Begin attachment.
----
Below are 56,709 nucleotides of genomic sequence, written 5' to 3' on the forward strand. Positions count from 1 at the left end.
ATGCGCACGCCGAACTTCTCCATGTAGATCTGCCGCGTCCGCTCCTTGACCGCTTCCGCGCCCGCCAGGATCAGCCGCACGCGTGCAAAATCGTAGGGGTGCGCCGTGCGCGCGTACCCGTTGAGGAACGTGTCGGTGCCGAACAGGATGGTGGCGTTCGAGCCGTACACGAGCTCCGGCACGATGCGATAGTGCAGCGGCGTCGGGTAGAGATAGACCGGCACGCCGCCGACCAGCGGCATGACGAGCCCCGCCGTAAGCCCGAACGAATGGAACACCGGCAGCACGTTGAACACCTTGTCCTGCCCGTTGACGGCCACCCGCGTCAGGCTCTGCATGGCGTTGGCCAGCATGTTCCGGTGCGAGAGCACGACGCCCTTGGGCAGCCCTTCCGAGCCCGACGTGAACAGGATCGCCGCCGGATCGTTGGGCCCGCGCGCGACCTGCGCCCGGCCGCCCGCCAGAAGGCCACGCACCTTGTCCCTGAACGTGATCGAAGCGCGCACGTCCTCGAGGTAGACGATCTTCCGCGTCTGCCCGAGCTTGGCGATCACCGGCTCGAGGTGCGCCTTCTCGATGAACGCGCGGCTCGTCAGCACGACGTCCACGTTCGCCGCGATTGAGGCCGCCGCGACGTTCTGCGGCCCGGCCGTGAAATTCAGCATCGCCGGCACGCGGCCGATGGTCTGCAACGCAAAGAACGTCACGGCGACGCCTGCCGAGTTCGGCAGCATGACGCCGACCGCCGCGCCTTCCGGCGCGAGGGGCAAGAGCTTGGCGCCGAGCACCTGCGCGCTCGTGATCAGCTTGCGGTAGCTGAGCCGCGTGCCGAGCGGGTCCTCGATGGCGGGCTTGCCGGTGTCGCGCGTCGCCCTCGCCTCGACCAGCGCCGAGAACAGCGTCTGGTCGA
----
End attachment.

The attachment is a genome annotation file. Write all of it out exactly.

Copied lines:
Below are 56,709 nucleotides of genomic sequence, written 5' to 3' on the forward strand. Positions count from 1 at the left end.
ATGCGCACGCCGAACTTCTCCATGTAGATCTGCCGCGTCCGCTCCTTGACCGCTTCCGCGCCCGCCAGGATCAGCCGCACGCGTGCAAAATCGTAGGGGTGCGCCGTGCGCGCGTACCCGTTGAGGAACGTGTCGGTGCCGAACAGGATGGTGGCGTTCGAGCCGTACACGAGCTCCGGCACGATGCGATAGTGCAGCGGCGTCGGGTAGAGATAGACCGGCACGCCGCCGACCAGCGGCATGACGAGCCCCGCCGTAAGCCCGAACGAATGGAACACCGGCAGCACGTTGAACACCTTGTCCTGCCCGTTGACGGCCACCCGCGTCAGGCTCTGCATGGCGTTGGCCAGCATGTTCCGGTGCGAGAGCACGACGCCCTTGGGCAGCCCTTCCGAGCCCGACGTGAACAGGATCGCCGCCGGATCGTTGGGCCCGCGCGCGACCTGCGCCCGGCCGCCCGCCAGAAGGCCACGCACCTTGTCCCTGAACGTGATCGAAGCGCGCACGTCCTCGAGGTAGACGATCTTCCGCGTCTGCCCGAGCTTGGCGATCACCGGCTCGAGGTGCGCCTTCTCGATGAACGCGCGGCTCGTCAGCACGACGTCCACGTTCGCCGCGATTGAGGCCGCCGCGACGTTCTGCGGCCCGGCCGTGAAATTCAGCATCGCCGGCACGCGGCCGATGGTCTGCAACGCAAAGAACGTCACGGCGACGCCTGCCGAGTTCGGCAGCATGACGCCGACCGCCGCGCCTTCCGGCGCGAGGGGCAAGAGCTTGGCGCCGAGCACCTGCGCGCTCGTGATCAGCTTGCGGTAGCTGAGCCGCGTGCCGAGCGGGTCCTCGATGGCGGGCTTGCCGGTGTCGCGCGTCGCCCTCGCCTCGACCAGCGCCGAGAACAGCGTCTGGTCGA